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The Human Vapor (1960)

Gasu ningen dai 1 gô (original title)
Not Rated | | Crime, Sci-Fi, Thriller | 20 May 1964 (USA)
A librarian is subject to a scientific experiment which goes wrong and transforms him into 'The Human Vapour'. He uses his new ability to rob banks to fund the career of his girlfriend, a ... See full summary »


Ishirô Honda


Takeshi Kimura


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Cast overview, first billed only:
Tatsuya Mihashi ... Detective Okamoto
Kaoru Yachigusa ... Fujichiyo Kasuga
Yoshio Tsuchiya Yoshio Tsuchiya ... Mizuno, the Librarian / The 'Vapor Man'
Keiko Sata Keiko Sata ... Reporter Kyoko
Hisaya Itô Hisaya Itô ... Police Scientist
Yoshifumi Tajima Yoshifumi Tajima ... Sergeant
Yoshio Kosugi Yoshio Kosugi ... Mean Detective
Fuyuki Murakami Fuyuki Murakami ... Dr. Sano
Bokuzen Hidari ... Jiya (Fujichiyo's Attendant)
Takamaru Sasaki Takamaru Sasaki ... Police Chief
Minosuke Yamada Minosuke Yamada ... Official
Tatsuo Matsumura ... Editor Ikeda
Yôyô Miyata Yôyô Miyata ... Bank Manager
Kô Mishima Kô Mishima ... Detective Fujita
Kôzô Nomura Kôzô Nomura ... Kyoko's Fellow Reporter


A librarian is subject to a scientific experiment which goes wrong and transforms him into 'The Human Vapour'. He uses his new ability to rob banks to fund the career of his girlfriend, a beautiful dancer. The Human Vapour is ruthless in his quest for money and kills anyone who stands in his way, especially police. He soon becomes Tokyo's most wanted criminal. Can he be stopped before he kills again? Written by INFOFREAKO

Plot Summary | Add Synopsis


It Loves Like a Man! See more »


Crime | Sci-Fi | Thriller


Not Rated






Release Date:

20 May 1964 (USA) See more »

Also Known As:

The Human Vapor See more »

Company Credits

Production Co:

Toho Company See more »
Show more on IMDbPro »

Technical Specs


Sound Mix:

Perspecta Stereo


Color (Eastmancolor)

Aspect Ratio:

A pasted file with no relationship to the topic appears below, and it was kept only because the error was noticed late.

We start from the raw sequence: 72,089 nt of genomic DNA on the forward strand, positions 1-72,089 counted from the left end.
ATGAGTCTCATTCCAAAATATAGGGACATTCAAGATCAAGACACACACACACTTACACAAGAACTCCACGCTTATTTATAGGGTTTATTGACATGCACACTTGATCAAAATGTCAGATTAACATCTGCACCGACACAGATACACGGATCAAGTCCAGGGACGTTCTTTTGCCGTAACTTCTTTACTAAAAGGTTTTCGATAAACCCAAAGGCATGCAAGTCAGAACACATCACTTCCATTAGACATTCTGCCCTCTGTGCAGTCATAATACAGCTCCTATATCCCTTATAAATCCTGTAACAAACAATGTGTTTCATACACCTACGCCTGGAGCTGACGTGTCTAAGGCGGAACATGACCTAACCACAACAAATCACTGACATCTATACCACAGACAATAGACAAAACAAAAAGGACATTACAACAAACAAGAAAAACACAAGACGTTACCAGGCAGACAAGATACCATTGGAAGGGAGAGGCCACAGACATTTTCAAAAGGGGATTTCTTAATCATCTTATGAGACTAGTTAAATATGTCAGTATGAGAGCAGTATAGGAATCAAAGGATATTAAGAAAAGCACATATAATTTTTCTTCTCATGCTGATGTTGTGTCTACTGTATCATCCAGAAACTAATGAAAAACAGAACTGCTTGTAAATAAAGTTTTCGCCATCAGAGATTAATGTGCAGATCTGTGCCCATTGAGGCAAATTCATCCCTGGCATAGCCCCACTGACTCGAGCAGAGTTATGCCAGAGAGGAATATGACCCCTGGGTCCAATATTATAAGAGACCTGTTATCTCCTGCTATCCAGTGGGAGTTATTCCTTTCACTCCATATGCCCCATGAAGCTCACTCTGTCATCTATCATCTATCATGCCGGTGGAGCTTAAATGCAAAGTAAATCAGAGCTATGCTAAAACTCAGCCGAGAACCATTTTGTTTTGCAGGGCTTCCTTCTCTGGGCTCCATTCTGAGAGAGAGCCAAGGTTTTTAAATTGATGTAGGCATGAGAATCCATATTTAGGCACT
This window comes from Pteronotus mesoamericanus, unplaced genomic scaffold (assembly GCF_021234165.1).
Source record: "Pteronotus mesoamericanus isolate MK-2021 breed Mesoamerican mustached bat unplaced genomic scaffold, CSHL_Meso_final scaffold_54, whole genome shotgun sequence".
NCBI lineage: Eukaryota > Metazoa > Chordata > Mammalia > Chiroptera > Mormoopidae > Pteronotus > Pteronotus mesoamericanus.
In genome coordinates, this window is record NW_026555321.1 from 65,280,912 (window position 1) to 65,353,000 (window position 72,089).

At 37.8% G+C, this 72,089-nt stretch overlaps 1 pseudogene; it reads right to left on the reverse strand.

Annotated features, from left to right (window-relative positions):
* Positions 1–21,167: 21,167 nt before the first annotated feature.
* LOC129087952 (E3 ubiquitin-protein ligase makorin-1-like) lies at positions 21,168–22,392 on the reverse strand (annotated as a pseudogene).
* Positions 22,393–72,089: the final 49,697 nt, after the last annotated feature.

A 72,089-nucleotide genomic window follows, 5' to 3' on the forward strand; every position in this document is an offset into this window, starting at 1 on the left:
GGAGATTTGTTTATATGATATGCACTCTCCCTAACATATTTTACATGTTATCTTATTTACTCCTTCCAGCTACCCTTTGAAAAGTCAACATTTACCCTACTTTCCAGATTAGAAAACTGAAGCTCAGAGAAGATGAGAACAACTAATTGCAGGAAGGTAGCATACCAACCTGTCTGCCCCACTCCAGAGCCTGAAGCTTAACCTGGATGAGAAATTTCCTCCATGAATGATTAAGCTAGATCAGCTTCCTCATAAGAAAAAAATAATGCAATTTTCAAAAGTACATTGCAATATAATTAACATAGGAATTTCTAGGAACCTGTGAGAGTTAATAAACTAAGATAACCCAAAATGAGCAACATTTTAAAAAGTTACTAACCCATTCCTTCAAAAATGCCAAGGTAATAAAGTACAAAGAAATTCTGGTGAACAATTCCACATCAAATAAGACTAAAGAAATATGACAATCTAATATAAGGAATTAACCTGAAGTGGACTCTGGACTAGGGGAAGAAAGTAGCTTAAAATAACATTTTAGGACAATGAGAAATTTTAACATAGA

2.35 : 1
See full technical specs »

Did You Know?


When August Ragone worked at MGM, he pulled the files for both The Human Vapor and Gorath (another Brenco release) and, though they had been acquired long before May 1964, there was no indication, at least in the files, that they had been exhibited before that. MGM still owns 35mm elements Brenco used for their heavily bastardized edited versions of those films, but as he recall they were all in extremely poor condition. See more »

Alternate Versions

Although conceived as a literary and character driven story, the Japanese version, which contains footage not in the U.S. version, is told for almost the first third as a mystery. The re-edited version from Brenco has these parts of the story told from Mizuno's point of view, which Yoshio Tsuchiya prefers. See more »


Follows Densô ningen (1960) See more »

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User Reviews

An Artist and a Madman
17 June 2011 | by flapdoodle64See all my reviews

Ishiro Honda is best known for his Kaiju films, which is rather a shame because he made many other fine and creative movies. This scifi/horror mix a good example of one of his more intimate, darker and multilayered creations and is to be recommended to old-school fans of these genres.

The scifi/monster elements in this film are a variation on H G Wells' Invisible Man, although our protagonist/villain is more complicated and more tragic than Wells'. The protagonist in this film uses his superhuman powers to rob banks and finance the come-back of a Noh dancer who is recovering after a recent stay in a sanitarium, and there are a number of scenes with her dancing and wearing traditional garb...these scenes are in contrast to the eponymous protagonist, who wears a business suit and participates the sordid business of crime. Yet our protagonist loves the dancer and the dancer appears to at least partially reciprocate.

In the hands of a lessor director, this material could become boring and maudlin, yet this film is moody, suspenseful, and there is a haunting sense of impending tragedy that is maintained throughout. Certainly our protagonist has become unhinged, and there are hints that the Noh dancer may also have been at the sanitarium for mental health problems. So then, this film presents us with mix of madness, art and science fiction that is interesting on several levels...not the least of which is the love story between a fragile artist and a homicidal lunatic.

In a strange way, this film has many of the same themes as the 2010 pseudo art house flick, 'Black Swann,' yet is more deft and has more depth.

The FX, while clearly belonging to the world of 1960, are creative and tell the story, and contribute to the coherent mood of this film. The American version has been edited badly, but still conveys the major meanings. I recommend this to fans of old-school horror and scifi, and to those studying the work of Ishiro Honda.

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